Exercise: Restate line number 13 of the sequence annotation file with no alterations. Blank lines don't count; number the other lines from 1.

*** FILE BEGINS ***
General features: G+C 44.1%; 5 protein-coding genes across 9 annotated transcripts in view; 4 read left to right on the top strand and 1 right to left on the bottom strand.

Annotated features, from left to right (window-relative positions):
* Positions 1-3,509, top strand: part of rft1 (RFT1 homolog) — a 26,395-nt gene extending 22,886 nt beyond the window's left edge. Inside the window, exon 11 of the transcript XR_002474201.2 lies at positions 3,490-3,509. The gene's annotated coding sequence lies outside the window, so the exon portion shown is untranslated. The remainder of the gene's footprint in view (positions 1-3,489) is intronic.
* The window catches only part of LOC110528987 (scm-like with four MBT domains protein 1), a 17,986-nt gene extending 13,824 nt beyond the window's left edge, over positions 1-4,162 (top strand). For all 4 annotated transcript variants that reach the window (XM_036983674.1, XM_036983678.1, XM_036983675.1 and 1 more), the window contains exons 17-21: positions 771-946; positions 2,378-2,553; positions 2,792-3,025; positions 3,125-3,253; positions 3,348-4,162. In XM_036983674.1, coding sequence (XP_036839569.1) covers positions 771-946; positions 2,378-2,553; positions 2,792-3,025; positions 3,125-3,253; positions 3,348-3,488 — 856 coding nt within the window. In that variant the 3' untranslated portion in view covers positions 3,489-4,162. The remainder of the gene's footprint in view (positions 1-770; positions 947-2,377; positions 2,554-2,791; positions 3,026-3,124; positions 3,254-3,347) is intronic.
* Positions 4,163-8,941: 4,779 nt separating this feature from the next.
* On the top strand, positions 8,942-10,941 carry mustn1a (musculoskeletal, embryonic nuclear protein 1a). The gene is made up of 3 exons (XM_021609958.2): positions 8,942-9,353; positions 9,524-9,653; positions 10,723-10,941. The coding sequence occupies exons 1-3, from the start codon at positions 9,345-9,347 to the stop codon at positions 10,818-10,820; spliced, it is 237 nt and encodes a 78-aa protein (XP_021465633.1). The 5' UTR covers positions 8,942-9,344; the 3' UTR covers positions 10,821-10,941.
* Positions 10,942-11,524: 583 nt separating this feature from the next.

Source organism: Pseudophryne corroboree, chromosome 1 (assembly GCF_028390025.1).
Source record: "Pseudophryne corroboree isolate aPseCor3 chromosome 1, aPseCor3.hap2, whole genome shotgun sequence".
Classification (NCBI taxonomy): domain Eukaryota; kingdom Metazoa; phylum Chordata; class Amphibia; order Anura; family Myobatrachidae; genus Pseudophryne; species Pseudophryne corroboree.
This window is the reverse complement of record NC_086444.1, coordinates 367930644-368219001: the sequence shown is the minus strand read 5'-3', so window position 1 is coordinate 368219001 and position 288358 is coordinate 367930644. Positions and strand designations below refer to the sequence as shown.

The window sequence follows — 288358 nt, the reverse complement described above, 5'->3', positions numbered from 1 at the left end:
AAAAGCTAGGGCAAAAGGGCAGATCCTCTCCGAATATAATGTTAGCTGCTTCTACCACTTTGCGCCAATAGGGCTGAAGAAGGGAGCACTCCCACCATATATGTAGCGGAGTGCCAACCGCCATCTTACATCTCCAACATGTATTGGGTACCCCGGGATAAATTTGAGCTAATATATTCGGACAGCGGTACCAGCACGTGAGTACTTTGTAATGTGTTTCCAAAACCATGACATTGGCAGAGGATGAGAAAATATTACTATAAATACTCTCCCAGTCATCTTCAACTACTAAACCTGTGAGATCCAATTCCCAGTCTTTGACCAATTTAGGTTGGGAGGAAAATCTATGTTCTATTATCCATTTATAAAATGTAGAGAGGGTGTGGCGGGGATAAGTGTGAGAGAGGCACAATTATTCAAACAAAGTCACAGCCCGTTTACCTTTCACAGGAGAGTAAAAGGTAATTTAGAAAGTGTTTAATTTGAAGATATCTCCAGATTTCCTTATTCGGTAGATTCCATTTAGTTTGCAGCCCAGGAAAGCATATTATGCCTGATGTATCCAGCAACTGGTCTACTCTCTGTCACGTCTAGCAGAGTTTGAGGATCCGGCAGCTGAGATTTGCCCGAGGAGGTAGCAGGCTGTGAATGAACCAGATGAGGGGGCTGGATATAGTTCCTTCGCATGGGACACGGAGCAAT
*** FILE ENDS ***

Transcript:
AAAAGCTAGGGCAAAAGGGCAGATCCTCTCCGAATATAATGTTAGCTGCTTCTACCACTTTGCGCCAATAGGGCTGAAGAAGGGAGCACTCCCACCATATATGTAGCGGAGTGCCAACCGCCATCTTACATCTCCAACATGTATTGGGTACCCCGGGATAAATTTGAGCTAATATATTCGGACAGCGGTACCAGCACGTGAGTACTTTGTAATGTGTTTCCAAAACCATGACATTGGCAGAGGATGAGAAAATATTACTATAAATACTCTCCCAGTCATCTTCAACTACTAAACCTGTGAGATCCAATTCCCAGTCTTTGACCAATTTAGGTTGGGAGGAAAATCTATGTTCTATTATCCATTTATAAAATGTAGAGAGGGTGTGGCGGGGATAAGTGTGAGAGAGGCACAATTATTCAAACAAAGTCACAGCCCGTTTACCTTTCACAGGAGAGTAAAAGGTAATTTAGAAAGTGTTTAATTTGAAGATATCTCCAGATTTCCTTATTCGGTAGATTCCATTTAGTTTGCAGCCCAGGAAAGCATATTATGCCTGATGTATCCAGCAACTGGTCTACTCTCTGTCACGTCTAGCAGAGTTTGAGGATCCGGCAGCTGAGATTTGCCCGAGGAGGTAGCAGGCTGTGAATGAACCAGATGAGGGGGCTGGATATAGTTCCTTCGCATGGGACACGGAGCAAT